Running, Tempo, and Time

As a runner, I often think about running’s relationship to time and how we inhabit time differently while in motion. Time seems to pass more slowly—or not pass at all—when you’re running. Your mind floats: past becomes present, and future scenarios play themselves out—perhaps because you’re grounded in the tactile stepping of your stride. When you’re running, you aren’t consciously thinking about tempo and time the way a percussionist or drummer does, but rather enacting them in your movement, practicing them again and again and again. If running has a secret, this is it: to run is to become, for the duration of the run, a rhythm machine.

Each day, getting into comfortable running tempo requires warming up. I don’t mean warming up before running but rather warming up through running. You begin at an easy shuffle, feeling not quite up to the day’s training, and hang in there for ten minutes (or thirty in the winter cold). With experience you recognize that the moment the body has warmed up is the same moment it resumes its life as a running machine. Your recognition is like when you walk the dog and then surprise him with a sudden burst of speed. He looks at you for a second— Really? We’re actually doing this?!—and gets galloping, his four legs in a fluid cooperation, powered by joy. Once warmed up, it’s as if the runner has become both the dog walker and the dog.

Now you can get into the training and feel out how you respond to the day’s demands. While most training—like most creative work—is done at an easy or conversational pace, it’s beneficial to intersperse this easiness with more difficult paces such as “Tempo” or “Threshold” workouts which are about pushing one’s default tempo up to a faster speed. Runners practice these paces to be able to move more efficiently.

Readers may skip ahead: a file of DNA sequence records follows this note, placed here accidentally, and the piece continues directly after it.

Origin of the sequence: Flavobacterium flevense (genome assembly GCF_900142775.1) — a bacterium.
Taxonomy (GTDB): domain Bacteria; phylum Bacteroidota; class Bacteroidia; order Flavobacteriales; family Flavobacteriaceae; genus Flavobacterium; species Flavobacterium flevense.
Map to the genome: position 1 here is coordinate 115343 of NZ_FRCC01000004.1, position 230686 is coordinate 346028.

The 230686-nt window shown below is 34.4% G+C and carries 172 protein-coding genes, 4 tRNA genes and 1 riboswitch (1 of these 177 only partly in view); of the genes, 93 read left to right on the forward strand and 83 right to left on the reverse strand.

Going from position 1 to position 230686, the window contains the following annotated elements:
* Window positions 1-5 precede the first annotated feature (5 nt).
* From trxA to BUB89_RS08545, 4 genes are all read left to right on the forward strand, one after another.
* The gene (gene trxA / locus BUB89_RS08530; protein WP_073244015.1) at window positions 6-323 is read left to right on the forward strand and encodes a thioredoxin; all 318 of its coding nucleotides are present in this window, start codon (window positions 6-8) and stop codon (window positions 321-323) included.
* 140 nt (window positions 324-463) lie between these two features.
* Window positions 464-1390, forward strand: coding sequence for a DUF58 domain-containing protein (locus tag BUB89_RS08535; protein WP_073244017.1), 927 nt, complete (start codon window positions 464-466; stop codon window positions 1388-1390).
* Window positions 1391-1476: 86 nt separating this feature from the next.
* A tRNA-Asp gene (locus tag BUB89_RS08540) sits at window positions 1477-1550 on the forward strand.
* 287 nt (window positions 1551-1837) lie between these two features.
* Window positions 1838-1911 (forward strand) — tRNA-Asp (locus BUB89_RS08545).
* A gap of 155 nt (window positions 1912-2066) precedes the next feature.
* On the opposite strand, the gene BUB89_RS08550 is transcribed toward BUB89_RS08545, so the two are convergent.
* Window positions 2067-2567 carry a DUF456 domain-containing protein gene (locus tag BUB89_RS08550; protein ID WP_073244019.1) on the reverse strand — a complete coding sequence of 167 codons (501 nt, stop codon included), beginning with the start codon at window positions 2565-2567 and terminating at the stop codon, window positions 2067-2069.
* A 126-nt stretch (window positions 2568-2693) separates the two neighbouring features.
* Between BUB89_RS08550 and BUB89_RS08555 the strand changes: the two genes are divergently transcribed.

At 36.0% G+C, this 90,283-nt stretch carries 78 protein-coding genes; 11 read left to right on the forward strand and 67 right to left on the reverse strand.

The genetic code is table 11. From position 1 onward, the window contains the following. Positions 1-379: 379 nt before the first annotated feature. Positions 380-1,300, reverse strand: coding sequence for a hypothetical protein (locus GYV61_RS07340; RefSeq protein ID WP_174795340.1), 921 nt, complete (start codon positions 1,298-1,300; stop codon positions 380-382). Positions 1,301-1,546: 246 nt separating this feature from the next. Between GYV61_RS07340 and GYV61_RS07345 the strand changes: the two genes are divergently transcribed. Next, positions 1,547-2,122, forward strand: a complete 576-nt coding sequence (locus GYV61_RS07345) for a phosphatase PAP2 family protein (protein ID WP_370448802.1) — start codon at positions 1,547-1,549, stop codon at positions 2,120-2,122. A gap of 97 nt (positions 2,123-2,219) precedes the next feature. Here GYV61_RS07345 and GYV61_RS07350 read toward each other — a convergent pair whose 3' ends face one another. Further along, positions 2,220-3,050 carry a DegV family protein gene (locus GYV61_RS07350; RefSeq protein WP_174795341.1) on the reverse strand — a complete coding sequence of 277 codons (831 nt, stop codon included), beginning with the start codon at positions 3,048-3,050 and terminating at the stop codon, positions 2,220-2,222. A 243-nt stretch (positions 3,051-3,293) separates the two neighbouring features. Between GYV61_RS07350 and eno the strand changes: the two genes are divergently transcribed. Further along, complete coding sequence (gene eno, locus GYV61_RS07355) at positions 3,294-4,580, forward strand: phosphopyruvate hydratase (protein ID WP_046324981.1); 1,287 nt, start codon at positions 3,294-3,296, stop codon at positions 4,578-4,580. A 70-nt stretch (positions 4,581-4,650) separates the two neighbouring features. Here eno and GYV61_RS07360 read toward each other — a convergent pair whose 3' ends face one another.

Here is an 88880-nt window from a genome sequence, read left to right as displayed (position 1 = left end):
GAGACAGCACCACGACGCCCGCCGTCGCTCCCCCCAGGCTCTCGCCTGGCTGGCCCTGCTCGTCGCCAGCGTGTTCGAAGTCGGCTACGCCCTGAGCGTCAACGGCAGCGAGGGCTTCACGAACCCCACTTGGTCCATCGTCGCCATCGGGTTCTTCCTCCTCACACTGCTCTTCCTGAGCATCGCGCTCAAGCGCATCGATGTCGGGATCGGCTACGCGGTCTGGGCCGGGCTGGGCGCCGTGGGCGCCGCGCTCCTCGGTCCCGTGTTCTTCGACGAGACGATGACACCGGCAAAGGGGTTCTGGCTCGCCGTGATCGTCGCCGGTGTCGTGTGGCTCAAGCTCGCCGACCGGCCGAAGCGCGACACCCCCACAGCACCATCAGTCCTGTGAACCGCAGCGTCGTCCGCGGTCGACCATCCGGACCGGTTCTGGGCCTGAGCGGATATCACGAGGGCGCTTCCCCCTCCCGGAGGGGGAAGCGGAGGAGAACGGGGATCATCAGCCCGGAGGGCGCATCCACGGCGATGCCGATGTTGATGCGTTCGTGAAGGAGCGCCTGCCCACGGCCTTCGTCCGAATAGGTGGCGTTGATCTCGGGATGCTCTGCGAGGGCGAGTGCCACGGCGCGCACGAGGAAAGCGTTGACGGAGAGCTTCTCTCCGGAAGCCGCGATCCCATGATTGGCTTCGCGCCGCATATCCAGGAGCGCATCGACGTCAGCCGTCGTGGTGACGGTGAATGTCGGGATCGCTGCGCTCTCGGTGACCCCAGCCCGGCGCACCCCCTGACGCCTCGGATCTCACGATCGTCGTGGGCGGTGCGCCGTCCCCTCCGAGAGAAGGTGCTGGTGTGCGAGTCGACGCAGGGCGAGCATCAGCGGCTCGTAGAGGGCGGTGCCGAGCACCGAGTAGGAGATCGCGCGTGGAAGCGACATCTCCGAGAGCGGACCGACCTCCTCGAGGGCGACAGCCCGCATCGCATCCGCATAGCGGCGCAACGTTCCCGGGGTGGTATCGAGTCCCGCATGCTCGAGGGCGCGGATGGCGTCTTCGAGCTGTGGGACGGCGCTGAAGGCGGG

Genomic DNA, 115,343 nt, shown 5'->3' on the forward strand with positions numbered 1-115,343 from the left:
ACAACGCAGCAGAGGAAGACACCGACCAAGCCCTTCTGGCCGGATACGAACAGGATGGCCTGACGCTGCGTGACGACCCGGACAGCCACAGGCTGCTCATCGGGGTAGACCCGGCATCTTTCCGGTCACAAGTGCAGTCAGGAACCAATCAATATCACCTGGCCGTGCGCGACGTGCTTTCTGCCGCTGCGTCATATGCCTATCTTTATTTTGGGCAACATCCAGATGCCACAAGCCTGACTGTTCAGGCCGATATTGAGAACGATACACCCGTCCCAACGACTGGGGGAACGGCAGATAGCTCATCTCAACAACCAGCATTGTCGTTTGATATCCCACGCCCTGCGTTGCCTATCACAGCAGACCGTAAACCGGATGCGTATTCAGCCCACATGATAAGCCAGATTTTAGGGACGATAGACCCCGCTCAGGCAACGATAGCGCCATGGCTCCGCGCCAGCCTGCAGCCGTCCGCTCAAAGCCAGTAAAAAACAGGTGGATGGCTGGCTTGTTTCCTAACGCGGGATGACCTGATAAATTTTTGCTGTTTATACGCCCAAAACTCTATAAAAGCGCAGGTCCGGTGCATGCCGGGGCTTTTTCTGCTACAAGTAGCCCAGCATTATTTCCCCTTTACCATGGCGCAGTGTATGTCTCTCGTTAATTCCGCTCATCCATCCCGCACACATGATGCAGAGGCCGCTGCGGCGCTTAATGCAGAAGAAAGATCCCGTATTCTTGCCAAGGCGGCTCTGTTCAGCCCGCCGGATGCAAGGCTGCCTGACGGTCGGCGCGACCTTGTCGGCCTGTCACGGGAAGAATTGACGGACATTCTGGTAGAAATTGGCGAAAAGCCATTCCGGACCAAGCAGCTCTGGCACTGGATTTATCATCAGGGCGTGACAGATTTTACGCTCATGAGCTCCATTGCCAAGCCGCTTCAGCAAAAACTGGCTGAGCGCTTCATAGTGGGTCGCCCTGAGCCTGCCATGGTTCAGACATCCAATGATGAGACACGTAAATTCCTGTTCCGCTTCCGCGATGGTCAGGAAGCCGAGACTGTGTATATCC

On a run one has lots of time to think about the limits of our adaptability to training. Speedier workouts bring to mind the idea that each of us have comfortable default tempos for moving. Can we alter these tempos? To some degree, yes. With training my pace has quickened: my at speed pace is up to three minutes faster than my easy pace. The important thing about pace/tempo is understanding how it feels in your ever-changing body in the ever-changing contexts of runs. The same pace held in a headwind, going up a hill, or in the early morning rather than late afternoon feels very different.

Sometimes how my body feels doesn’t match the numbers on my GPS watch which has lost its satellite signal and can’t figure out where we are, and therefore, how fast we‘re moving. This creates a funny disconnect between what I feel my pace is and what the watch says it is. On a recent run the disconnect between watch and me was so vast that I decided to keep speeding up—faster and faster and faster into an all-out sprint—looking at the watch to see if the numbers would change. But they didn’t! Was it possible I was mistaken about my pace? To quote Wallace Stevens, experience teaches us to trust not ideas about the thing but the thing itself. Like percussionists tracking tempo, runners remember with precision how different paces feel. (Side note: I replaced the watch.)

A runner’s pace/tempo gels into a groove on long runs, which are runs over an hour or two. Long runs are not just about endurance; they’re equally about sustained pacing. Long runs ask us to calibrate our speed with the knowledge that we’ll be maintaining it for a long while. Go out too fast and you’ll struggle to complete the distance at that pace and have to slow down; go out too slow and you’ll be stuck in an un-fun and non-elegant shuffle, missing the benefits born from faster running’s flow. But when you move at a sustainable pace you experience time like a surfer appears to hover on a wave, riding its energy and gradually getting into a calm steady state. The rhythm machine leads you through far away neighborhoods while you’re free to observe, wonder, obsess, consider, and occasionally come upon new ideas.

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